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Patsy Vidalia

A drag star shone in New Orleans's 1950s nightlife

Patsy Vidalia

Ralston Crawford Collection of Jazz Photography, Howard-Tilton Memorial Library, Tulane University

Vidalia (front) participates in a dance contest led by MC Bobby Marchan at the Dew Drop Inn, ca. 1954.

When 2021 rang in on the late Dick Clark’s comfortingly venerable New Year’s Rockin’ Eve program, the broadcast from Jackson Square in New Orleans was helmed by Big Freedia, the bounce icon whose star was burnished in church choirs and uptown nightclubs over the past two decades. Despite a bill that features hot properties like Broadway’s Billy Porter and rap hitmaker Megan Thee Stallion, who were among this year’s headliners, the Rockin’ Eve show is still pretty close to the opposite of cool, a simulacrum of an exclusive party with famous faces that can be accessed from any couch—even this pandemic-era New Year’s, when nobody responsible would leave their couch anyway. But the very squareness of the show is part of what made it such a get for Big Freedia, who has been openly gay since emerging as a performer, and who is so intensely New Orleans as to greet the viewers at home “live from the French Quarters,” with an S. The gig was one more leap toward announcing Freedia as a mainstreamed national face representing the city, as Lil Wayne, Fats Domino, and Louis Armstrong had before—and this time, the face of New Orleans culture, as presented to all those millions of folks ensconced on their American couches, is vividly queer.

Mainstream visibility for an openly queer performer feels like a contemporary triumph. But it’s also a powerful link to local music history: the decades when the stage of the Dew Drop Inn, one of the most important Black entertainment venues in the country, was steered by the strong and well-manicured hand of Patsy Vidalia.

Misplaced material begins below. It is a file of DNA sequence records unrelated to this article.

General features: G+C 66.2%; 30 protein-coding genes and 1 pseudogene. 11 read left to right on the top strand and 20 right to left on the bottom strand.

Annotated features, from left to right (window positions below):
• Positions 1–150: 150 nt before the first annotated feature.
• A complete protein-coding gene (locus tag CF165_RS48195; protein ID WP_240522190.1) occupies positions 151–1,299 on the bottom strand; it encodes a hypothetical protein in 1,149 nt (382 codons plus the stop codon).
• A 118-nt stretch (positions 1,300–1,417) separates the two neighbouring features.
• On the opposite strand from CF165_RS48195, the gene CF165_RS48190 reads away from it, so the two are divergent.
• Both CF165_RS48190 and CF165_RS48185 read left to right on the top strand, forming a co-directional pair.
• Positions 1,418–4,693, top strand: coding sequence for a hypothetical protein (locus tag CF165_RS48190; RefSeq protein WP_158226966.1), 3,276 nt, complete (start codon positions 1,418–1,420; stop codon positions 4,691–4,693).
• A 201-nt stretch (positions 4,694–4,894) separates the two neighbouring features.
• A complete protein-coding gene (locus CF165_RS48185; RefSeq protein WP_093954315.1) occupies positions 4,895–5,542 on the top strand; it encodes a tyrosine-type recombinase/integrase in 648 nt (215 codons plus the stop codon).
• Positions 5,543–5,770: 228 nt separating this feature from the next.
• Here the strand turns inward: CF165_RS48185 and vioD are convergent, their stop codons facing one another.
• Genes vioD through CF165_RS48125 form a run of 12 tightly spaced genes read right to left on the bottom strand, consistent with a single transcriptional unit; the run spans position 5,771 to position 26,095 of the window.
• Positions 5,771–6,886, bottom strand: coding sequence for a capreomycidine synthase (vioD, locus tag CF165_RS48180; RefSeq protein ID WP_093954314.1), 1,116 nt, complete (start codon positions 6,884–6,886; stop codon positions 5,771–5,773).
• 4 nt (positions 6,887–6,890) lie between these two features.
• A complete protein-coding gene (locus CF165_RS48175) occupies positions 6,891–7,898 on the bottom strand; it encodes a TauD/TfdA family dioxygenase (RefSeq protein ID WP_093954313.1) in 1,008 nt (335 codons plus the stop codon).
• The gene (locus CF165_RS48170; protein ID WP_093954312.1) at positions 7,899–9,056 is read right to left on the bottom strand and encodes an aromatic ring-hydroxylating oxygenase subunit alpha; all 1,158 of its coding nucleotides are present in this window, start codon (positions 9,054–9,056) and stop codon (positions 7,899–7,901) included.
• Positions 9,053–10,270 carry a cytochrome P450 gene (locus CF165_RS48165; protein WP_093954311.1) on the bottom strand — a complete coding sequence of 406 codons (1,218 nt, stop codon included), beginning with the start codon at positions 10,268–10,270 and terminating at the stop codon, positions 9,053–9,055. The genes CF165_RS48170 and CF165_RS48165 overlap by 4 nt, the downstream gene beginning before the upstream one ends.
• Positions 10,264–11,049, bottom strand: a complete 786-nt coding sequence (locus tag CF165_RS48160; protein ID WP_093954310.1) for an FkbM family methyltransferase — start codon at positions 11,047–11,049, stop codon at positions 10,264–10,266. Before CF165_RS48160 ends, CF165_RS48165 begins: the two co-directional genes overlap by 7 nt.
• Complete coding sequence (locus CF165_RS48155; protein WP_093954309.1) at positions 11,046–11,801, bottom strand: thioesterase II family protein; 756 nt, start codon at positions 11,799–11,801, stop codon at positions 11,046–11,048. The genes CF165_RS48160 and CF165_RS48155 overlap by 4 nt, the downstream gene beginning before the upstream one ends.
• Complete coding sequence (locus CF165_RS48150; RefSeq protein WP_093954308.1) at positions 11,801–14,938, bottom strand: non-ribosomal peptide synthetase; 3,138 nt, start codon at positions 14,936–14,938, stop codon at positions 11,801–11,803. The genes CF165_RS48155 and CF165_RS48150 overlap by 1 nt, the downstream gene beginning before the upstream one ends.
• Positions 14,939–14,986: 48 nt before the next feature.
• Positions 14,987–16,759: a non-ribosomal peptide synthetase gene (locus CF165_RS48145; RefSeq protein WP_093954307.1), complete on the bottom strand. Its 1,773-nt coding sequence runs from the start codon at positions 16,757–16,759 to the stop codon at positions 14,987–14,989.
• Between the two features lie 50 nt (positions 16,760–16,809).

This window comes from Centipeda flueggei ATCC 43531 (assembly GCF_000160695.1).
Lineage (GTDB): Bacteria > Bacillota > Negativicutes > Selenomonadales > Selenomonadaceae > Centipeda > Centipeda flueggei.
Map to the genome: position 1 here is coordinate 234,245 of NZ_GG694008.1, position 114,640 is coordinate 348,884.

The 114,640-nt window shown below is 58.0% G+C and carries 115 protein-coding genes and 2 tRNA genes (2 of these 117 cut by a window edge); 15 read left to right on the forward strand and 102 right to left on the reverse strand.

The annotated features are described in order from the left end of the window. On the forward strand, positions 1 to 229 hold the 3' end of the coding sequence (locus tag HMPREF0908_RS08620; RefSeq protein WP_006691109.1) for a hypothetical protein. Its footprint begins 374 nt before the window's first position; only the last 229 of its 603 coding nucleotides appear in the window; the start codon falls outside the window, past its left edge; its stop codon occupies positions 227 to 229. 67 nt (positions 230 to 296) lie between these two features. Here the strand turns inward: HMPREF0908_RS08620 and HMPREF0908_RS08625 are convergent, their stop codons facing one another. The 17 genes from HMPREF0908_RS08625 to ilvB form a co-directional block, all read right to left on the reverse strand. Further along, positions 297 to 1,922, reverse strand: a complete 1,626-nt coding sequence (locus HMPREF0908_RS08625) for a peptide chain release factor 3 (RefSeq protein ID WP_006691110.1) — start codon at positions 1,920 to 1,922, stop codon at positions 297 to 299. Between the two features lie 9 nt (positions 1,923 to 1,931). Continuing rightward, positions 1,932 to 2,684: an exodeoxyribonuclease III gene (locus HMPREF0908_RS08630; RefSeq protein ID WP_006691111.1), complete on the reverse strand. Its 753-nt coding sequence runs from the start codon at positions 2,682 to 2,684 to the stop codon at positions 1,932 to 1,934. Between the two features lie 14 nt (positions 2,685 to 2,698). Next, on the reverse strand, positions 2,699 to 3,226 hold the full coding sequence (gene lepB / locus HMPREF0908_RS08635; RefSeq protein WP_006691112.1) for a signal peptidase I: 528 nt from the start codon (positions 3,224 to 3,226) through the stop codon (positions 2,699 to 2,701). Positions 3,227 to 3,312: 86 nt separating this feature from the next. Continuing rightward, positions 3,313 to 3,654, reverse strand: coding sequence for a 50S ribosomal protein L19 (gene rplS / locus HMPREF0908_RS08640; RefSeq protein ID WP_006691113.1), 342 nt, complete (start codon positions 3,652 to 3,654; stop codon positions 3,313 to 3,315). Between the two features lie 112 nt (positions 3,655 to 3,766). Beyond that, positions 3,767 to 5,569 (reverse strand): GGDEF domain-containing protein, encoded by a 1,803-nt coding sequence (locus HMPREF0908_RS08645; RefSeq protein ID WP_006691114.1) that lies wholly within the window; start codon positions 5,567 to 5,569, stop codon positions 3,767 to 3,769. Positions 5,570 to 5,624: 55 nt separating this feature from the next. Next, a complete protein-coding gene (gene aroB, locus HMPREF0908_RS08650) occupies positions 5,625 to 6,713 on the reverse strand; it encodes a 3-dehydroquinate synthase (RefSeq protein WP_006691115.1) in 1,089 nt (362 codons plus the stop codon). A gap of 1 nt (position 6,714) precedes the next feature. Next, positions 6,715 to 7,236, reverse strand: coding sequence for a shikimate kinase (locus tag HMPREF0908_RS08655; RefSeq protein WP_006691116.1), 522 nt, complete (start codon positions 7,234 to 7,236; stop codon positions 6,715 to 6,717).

Opened just a block or so from the still under-construction Magnolia housing projects, the Dew Drop was a combination barbershop, restaurant, small hotel, and nightclub that in its time—from 1939 until the early ’70s—hosted major touring acts like James Brown, Ray Charles, and Bobby “Blue” Bland and homegrown talent including Irma Thomas, James Booker, and Allen Toussaint. Particularly in the early days, like most spots on the Chitlin’ Circuit, the booking still carried a whiff of vaudeville eclecticism; the headlining musicians might follow comics, shake dancers, trained poodles, magicians, or all of the above.

Patsy, who was born Irving Ale in Vacherie, Louisiana, in 1921, entered showbiz doing what was known as a “female impersonator” act, another ubiquitous variety attraction at clubs like the Dew Drop at the time. According to author Jeff Hannusch, whose 2001 The Soul of New Orleans is a rare local music text that dedicates specific time to Patsy, Dew Drop owner Frank Painia discovered the performer onstage at Club Desire in the Ninth Ward, working as part of a drag troupe called the Valdalia Sisters; he was so impressed by the show that he hired Patsy as emcee, a gig that included a room at the club. (Unlike Bobby Marchan, another performer who also served as a permanent host/ess in drag at the nearby Club Tiajuana and resided full-time at the Dew Drop, Patsy only used the room as a dressing area; he lived with his mother, Orelia, further uptown.)